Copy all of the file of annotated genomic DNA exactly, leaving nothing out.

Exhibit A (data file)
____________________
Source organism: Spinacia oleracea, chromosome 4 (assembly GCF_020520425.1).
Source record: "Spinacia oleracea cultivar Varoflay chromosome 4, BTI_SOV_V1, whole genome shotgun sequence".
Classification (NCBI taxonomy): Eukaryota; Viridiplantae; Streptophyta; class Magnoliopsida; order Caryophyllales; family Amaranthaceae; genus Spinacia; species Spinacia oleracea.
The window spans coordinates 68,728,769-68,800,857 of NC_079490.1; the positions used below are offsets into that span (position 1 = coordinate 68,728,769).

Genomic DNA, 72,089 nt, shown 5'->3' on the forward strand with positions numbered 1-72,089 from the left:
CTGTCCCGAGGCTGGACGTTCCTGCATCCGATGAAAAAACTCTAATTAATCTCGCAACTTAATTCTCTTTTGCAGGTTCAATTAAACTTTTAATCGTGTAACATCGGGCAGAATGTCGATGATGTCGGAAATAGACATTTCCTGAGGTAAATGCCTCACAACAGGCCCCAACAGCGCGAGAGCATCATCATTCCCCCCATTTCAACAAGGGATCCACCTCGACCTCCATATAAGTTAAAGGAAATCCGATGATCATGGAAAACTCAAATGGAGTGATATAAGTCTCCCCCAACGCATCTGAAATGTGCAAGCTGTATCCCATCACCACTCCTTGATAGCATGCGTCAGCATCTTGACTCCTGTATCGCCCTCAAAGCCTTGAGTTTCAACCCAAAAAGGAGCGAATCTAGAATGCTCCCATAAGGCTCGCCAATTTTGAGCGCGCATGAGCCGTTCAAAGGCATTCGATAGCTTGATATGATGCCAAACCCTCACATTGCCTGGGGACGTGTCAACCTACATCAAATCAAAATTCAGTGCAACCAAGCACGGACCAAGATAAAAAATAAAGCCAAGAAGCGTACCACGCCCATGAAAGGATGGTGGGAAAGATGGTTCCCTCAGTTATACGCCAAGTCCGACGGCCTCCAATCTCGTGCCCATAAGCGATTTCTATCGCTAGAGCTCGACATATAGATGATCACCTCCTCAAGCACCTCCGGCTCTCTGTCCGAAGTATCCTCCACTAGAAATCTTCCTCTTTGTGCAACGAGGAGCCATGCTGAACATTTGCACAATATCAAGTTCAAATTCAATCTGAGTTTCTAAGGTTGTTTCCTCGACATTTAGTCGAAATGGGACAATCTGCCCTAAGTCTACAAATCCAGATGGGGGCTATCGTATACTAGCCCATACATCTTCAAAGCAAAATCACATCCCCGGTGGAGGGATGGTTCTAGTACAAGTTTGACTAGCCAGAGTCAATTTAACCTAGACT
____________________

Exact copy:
Source organism: Spinacia oleracea, chromosome 4 (assembly GCF_020520425.1).
Source record: "Spinacia oleracea cultivar Varoflay chromosome 4, BTI_SOV_V1, whole genome shotgun sequence".
Classification (NCBI taxonomy): Eukaryota; Viridiplantae; Streptophyta; class Magnoliopsida; order Caryophyllales; family Amaranthaceae; genus Spinacia; species Spinacia oleracea.
The window spans coordinates 68,728,769-68,800,857 of NC_079490.1; the positions used below are offsets into that span (position 1 = coordinate 68,728,769).

Genomic DNA, 72,089 nt, shown 5'->3' on the forward strand with positions numbered 1-72,089 from the left:
CTGTCCCGAGGCTGGACGTTCCTGCATCCGATGAAAAAACTCTAATTAATCTCGCAACTTAATTCTCTTTTGCAGGTTCAATTAAACTTTTAATCGTGTAACATCGGGCAGAATGTCGATGATGTCGGAAATAGACATTTCCTGAGGTAAATGCCTCACAACAGGCCCCAACAGCGCGAGAGCATCATCATTCCCCCCATTTCAACAAGGGATCCACCTCGACCTCCATATAAGTTAAAGGAAATCCGATGATCATGGAAAACTCAAATGGAGTGATATAAGTCTCCCCCAACGCATCTGAAATGTGCAAGCTGTATCCCATCACCACTCCTTGATAGCATGCGTCAGCATCTTGACTCCTGTATCGCCCTCAAAGCCTTGAGTTTCAACCCAAAAAGGAGCGAATCTAGAATGCTCCCATAAGGCTCGCCAATTTTGAGCGCGCATGAGCCGTTCAAAGGCATTCGATAGCTTGATATGATGCCAAACCCTCACATTGCCTGGGGACGTGTCAACCTACATCAAATCAAAATTCAGTGCAACCAAGCACGGACCAAGATAAAAAATAAAGCCAAGAAGCGTACCACGCCCATGAAAGGATGGTGGGAAAGATGGTTCCCTCAGTTATACGCCAAGTCCGACGGCCTCCAATCTCGTGCCCATAAGCGATTTCTATCGCTAGAGCTCGACATATAGATGATCACCTCCTCAAGCACCTCCGGCTCTCTGTCCGAAGTATCCTCCACTAGAAATCTTCCTCTTTGTGCAACGAGGAGCCATGCTGAACATTTGCACAATATCAAGTTCAAATTCAATCTGAGTTTCTAAGGTTGTTTCCTCGACATTTAGTCGAAATGGGACAATCTGCCCTAAGTCTACAAATCCAGATGGGGGCTATCGTATACTAGCCCATACATCTTCAAAGCAAAATCACATCCCCGGTGGAGGGATGGTTCTAGTACAAGTTTGACTAGCCAGAGTCAATTTAACCTAGACT